PMID: 29453266 [PubMed - as supplied by publisher]




Integrated Metabolomics and Morphogenesis Reveals Volatile Signaling of the Nematode-Trapping Fungus Arthrobotrys oligospora.
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Integrated Metabolomics and Morphogenesis Reveals Volatile Signaling of the Nematode-Trapping Fungus Arthrobotrys oligospora.

Appl Environ Microbiol. 2018 Feb 16;:

Authors: Wang BL, Chen YH, He JN, Xue HX, Yan N, Zeng ZJ, Bennett JW, Zhang KQ, Niu XM

Abstract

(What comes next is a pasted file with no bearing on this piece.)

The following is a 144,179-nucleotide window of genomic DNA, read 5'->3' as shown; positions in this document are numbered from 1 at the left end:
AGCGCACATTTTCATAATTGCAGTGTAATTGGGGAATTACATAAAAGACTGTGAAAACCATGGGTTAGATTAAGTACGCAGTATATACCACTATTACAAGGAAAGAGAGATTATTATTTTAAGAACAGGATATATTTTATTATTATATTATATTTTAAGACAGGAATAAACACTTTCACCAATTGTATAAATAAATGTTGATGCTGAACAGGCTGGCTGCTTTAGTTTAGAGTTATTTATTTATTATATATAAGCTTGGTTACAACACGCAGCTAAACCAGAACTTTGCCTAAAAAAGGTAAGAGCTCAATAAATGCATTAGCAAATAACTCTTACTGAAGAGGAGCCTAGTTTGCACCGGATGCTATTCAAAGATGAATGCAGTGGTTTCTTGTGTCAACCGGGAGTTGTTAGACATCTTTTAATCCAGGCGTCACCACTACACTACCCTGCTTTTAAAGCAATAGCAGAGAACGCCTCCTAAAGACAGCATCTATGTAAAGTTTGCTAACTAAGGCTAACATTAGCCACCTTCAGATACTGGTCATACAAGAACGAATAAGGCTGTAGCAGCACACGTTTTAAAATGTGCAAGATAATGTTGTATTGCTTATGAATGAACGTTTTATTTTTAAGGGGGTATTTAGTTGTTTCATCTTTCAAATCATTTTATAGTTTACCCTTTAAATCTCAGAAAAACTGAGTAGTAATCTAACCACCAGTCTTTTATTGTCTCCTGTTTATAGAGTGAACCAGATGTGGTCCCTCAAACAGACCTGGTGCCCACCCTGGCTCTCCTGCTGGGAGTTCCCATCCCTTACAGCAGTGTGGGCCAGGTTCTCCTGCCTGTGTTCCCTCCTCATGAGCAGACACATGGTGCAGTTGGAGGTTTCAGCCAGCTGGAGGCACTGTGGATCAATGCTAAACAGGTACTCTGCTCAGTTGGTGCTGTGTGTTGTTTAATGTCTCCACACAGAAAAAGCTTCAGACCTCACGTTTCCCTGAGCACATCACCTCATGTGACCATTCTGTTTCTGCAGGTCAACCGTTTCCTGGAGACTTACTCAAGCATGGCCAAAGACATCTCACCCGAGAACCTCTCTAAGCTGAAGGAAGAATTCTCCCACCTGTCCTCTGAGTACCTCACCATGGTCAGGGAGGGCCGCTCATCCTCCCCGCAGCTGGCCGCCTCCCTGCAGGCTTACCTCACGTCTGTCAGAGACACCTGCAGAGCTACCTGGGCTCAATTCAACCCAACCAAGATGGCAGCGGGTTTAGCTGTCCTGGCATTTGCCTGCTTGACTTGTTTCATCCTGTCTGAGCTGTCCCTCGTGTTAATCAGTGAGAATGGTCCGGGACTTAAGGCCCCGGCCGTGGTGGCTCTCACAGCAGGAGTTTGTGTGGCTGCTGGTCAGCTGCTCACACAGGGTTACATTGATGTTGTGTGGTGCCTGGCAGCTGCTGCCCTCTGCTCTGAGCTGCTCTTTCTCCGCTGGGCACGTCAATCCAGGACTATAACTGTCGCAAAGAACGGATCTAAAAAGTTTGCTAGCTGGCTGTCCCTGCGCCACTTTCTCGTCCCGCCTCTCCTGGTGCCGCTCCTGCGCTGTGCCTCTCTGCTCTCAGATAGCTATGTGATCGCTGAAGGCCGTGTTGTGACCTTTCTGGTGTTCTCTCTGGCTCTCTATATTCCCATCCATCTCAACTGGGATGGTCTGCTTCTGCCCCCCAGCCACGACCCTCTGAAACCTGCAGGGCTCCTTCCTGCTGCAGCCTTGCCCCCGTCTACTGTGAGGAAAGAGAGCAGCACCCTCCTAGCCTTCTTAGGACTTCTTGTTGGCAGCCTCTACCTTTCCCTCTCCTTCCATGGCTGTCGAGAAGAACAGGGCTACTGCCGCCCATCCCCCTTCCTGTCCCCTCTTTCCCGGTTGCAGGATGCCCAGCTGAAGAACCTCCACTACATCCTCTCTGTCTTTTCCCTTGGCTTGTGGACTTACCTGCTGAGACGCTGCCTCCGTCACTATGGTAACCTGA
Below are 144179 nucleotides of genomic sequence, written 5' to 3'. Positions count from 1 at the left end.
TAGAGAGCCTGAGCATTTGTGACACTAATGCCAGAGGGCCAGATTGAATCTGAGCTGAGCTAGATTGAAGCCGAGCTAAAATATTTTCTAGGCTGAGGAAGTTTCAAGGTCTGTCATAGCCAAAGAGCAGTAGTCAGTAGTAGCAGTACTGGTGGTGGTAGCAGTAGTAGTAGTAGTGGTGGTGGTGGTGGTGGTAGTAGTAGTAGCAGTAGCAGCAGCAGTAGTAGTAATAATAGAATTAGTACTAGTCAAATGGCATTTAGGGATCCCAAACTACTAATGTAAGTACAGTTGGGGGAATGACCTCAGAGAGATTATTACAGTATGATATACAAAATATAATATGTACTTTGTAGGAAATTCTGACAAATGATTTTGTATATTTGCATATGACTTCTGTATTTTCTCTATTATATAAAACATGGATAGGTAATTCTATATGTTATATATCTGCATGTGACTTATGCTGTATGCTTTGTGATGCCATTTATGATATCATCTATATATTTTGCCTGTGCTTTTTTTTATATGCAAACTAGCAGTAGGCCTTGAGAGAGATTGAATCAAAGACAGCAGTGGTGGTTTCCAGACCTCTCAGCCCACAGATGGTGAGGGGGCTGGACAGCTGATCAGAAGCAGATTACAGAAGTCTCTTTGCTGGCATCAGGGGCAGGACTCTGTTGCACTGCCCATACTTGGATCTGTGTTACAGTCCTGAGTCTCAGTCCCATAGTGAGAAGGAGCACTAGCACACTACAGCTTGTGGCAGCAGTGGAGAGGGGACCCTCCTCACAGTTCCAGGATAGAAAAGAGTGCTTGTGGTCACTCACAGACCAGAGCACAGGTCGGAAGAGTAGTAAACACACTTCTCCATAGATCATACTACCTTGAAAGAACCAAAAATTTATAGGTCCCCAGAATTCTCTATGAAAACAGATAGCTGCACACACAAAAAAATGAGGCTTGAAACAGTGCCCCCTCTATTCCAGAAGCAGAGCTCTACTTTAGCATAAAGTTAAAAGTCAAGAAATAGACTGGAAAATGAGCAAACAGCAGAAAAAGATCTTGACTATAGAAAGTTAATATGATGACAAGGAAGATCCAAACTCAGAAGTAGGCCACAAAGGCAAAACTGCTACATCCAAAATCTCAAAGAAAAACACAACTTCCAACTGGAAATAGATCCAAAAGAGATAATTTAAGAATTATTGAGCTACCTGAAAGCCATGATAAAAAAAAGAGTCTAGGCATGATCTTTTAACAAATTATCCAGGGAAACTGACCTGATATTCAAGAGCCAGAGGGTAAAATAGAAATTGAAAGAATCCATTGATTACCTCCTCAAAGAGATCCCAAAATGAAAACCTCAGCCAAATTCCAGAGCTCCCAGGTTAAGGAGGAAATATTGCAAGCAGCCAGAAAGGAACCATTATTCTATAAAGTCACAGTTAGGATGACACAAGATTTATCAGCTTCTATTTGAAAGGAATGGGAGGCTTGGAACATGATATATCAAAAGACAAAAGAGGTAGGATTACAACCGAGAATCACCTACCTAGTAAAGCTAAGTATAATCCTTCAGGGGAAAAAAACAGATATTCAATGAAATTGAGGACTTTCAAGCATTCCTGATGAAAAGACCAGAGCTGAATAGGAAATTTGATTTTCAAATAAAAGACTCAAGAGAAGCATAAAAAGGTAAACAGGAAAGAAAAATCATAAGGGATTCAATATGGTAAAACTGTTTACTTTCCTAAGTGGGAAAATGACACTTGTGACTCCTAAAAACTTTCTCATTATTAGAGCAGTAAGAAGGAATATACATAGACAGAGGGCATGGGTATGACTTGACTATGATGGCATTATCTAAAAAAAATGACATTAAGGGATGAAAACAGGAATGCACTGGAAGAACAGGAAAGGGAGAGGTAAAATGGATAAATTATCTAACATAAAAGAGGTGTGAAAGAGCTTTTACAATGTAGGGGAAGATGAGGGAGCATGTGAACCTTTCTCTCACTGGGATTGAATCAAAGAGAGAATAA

The adjustment of metabolic patterns is fundamental to fungal biology and plays vital roles in adaption to diverse ecological challenges. Nematode trapping fungi can switch lifestyles from saprophytic to pathogenic by developing specific trapping devices induced by nematodes to infect their prey as a response to nutrient depletion in nature. However, the chemical identity of the specific fungal metabolites used during the switch remains poorly understood. We hypothesized that these important signal molecules might be volatile in nature. GC-MS was used to carry out comparative analysis of fungal metabolomics during saprophytic and pathogenic lifestyles of the model species Arthrobotrys oligospora Two media commonly used in research on this species, corn meal agar (CMA) and potato dextrose agar (PDA), were chosen in this study. The fungus produced a small group of volatile furanone and pyrone metabolites that were associated with the switch from saprophytic to pathogenic stages. A. oligospora grown on CMA tended to produce more traps and employ attractive furanones to improve utilization of traps, while fungus grown on PDA developed fewer traps and used nematodetoxic furanone metabolites to compensate for insufficient traps. Another volatile pyrone metabolite, maltol, was identified as a morphological regulator for enhancing trap formation. Deletion of gene AOL_s00079g496 in A. oligospora led to increased furanone attractant (2 folds) in mutants and enhanced attractive activity (1.5 fold) of the fungus, while resulted in decreased trap formation. This investigation provides new insights regarding the comprehensive tactics of fungal adaptation to environmental stress, integrating both morphological and metabolomic mechanisms.Importance Nematode-trapping fungi are a unique group of soil-living fungi that can switch from saprophytic to pathogenic lifestyle once in contact with nematodes as a response to nutrient depletion. In this study, we investigated the metabolic response during the switch and the key types of metabolites involved in the interaction between fungi and nematodes. Our findings indicated that A. oligospora develop multiple and flexible metabolic tactics corresponding to different morphological responses to nematodes. A. oligospora can use similar volatile furanone and pyrone metabolites with different ecological functions to help capture nematodes in the fungal switch from saprophytic to pathogenic lifestyles. Furthermore, A. oligospora mutants with increased furanone and pyrone metabolites confirmed the results. This investigation reveals the importance of volatile signaling in the comprehensive tactics used by nematode trapping fungi, integrating both morphological and metabolomic mechanisms.